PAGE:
During the Civil War the house was taken for the King in December 1643 by the ‘Loyall’ Duke of Newcastle, and held by a garrison under Col. Dalby – who undertook a great deal of raiding from there – until well into the year following when, after several fruitless attempts to dislodge them, Sir John Gell, the county Parliamentary commander, managed to borrow some seriously superior ordnance, breach the walls and re-take the house.
After the war, the Duke of Norfolk sold the house – which, apart from bombardment damage had been partly dismantled on the orders of Parliament in 1646 – to his steward, the Cumbrian Immanuel Halton FRS. He was one of the pioneers of algebra, obsessed by the measurement of time, and a keen amateur astronomer. He it was who took Derby’s John Flamsteed under his wing as a lad and taught him algebra and changed his tastes from astrology to astronomy.
He left much of the house to decay – it was far too big for a minor gentleman and far too expensive to repair fully. To make a house for himself, he re-roofed the great hall (putting on a flat roof, and leaving the original tall gables sticking up like the ribs of a well stripped roast boar) and divided it where the transoms of the windows ran with a new floor and turned the whole thing into a convenient five-bay gentleman’s house. You can still see the holes where the beams used to support his floor.
In pursuit of his obsession with time, he also scattered around the house numerous vertical sundials, of which only two remain, neglected and un-conserved by English Heritage, today’s guardians of the site, the freehold of which still belongs to the farming family here, and who long occupied much of the central range as their house.
Indeed, after 1774, their farm house was all that remained habitable on the site, for in that year another Immanuel Halton pulled down much of the house to build a new one across the valley, the mildly Gothick and mildly eccentric Wingfield Hall, which clings precariously (as it would seem from the vantage point of the Manor) to the south slope of the hill opposite. Thereafter the rest was left to the rooks.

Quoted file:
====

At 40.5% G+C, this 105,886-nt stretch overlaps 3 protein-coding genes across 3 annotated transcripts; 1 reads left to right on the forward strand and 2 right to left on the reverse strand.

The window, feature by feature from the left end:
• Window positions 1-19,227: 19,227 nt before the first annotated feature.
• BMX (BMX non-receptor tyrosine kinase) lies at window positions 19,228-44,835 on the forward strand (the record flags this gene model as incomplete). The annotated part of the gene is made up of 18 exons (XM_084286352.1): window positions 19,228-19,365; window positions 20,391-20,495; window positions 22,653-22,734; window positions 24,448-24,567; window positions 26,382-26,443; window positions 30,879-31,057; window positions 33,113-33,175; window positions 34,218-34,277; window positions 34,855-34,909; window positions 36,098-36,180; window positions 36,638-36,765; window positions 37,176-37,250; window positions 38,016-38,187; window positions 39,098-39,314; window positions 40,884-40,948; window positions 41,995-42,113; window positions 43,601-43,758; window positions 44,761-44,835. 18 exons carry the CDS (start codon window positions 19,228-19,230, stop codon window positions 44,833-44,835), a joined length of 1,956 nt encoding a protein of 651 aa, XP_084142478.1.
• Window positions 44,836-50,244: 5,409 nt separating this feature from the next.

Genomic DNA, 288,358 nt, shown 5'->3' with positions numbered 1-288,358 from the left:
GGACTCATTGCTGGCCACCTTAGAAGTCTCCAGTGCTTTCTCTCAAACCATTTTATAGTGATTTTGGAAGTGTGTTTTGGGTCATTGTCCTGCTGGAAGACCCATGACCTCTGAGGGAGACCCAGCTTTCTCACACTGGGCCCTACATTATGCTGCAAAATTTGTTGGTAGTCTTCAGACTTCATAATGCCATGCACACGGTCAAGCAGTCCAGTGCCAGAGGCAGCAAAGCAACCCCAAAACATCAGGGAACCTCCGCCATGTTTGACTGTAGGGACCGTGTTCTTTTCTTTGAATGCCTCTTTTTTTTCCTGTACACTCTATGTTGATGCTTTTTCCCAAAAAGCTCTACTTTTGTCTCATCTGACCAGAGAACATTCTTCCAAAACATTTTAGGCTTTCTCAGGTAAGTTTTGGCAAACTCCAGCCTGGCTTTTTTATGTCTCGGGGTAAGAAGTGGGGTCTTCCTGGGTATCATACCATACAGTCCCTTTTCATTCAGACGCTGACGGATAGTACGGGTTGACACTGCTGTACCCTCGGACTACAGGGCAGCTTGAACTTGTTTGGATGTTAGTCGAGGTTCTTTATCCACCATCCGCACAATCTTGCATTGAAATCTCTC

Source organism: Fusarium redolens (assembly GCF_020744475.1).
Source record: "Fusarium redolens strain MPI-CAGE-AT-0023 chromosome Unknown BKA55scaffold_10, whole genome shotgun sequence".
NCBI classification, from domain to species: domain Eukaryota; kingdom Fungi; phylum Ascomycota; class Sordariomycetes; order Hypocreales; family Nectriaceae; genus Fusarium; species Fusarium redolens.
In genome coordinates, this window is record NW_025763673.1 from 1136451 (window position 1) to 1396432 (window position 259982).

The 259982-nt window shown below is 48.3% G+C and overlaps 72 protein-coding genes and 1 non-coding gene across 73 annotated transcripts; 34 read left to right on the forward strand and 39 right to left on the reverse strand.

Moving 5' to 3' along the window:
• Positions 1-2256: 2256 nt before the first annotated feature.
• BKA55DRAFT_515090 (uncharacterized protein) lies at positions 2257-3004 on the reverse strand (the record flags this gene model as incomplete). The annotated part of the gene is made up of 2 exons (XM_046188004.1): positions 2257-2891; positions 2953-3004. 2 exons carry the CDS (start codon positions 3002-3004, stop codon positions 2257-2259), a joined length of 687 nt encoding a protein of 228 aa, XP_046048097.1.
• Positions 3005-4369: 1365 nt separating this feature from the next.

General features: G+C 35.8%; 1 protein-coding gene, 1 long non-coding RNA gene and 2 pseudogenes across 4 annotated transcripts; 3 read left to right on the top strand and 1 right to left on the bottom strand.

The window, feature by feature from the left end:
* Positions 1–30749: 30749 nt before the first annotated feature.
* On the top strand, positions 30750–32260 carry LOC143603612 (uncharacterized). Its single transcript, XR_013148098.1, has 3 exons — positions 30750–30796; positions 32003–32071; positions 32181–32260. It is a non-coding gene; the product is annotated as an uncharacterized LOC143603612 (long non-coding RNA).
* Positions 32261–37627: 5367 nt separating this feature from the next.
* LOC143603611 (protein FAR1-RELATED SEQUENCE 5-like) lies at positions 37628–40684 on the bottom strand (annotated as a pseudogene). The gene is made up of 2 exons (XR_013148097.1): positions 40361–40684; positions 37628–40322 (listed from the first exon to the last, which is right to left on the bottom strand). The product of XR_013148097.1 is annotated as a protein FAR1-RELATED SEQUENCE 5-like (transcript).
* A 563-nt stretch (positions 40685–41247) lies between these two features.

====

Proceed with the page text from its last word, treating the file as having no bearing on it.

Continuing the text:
The house still dominates the village, which was moved to its present site after the climate change in the early/mid14th century, which made the original location by church near the river uninhabitable – indeed, the church still does get surrounded by floodwater to the present day, so if the climate really does revert to pre 14th century levels those charged with its care may very well feel relieved!
The house also dominates its parks, all clearly traceable through decayed park pales and place names (Park Head, Park Farm etc.) and it is remarkable how little changed the landscape is after more than five centuries and dis-emparkation, which took place between the 1690s and the 1750s. Overall, agriculture has done little fundamental damage. So important is the landscape that it really ought to receive designation from Historic England. If nothing else it would flag up its importance and might also help to see off any further attempts to pepper it with gimcrack houses.
When I first went there with the late Roy Hughes in the mid-1970s, you had to leave your car on the roadside verge and walk across two fields to reach the manor, running the gauntlet in the process of the late Mr. Sam Critchlow, who frequently did his best to deter visitors! There were no facilities on site whatsoever.
I am old fashioned enough to be very grateful that EH have not really developed the site, for it retains its charm thereby. Indeed I doubt whether Wingfield Manor will ever get the full ‘make over’ from EH until the site acquires an enthusiastic owner although such a makeover would probably ruin the whole rather magical experience of visiting.
As it is, it comprises the lost hunting lodge of the Earls of Shrewsbury and the entire lost house of the Halton family: two in one – quite an achievement!
Illustrations for this story in order of appearance:
Halton’s place: the entrance to the Great Hall, adapted after the Civil War as a rather grand family home by the Duke of Norfolk’s former steward, Immanuel Halton.[EH P/C]
The outer court, photographed c., 1900 for a coloured lithographic post-card [M. Craven]
The undercroft, below the great hall and entirely intact: a magnificent space. [EH P/C]
Great Hallo: interior photographed by Richard Keene c. 1860 showing the stripped interior, left as it was c. 1772 by the last Halton after the Hall was completed. Note the joist holes where the Haltons had inserted two floors into the great vaulted space and divided windows [M Craven].
General view from the entrance. The high tower, from which almost the entire Great Park can be surveyed, is on the right. [EH P/C]
The north and part of the West side of Wingfield Manor Farm a painting by Thomas Smith of Derby c. 1740, showing the NW tower and the surviving fishpond. [Derby Museums Trust]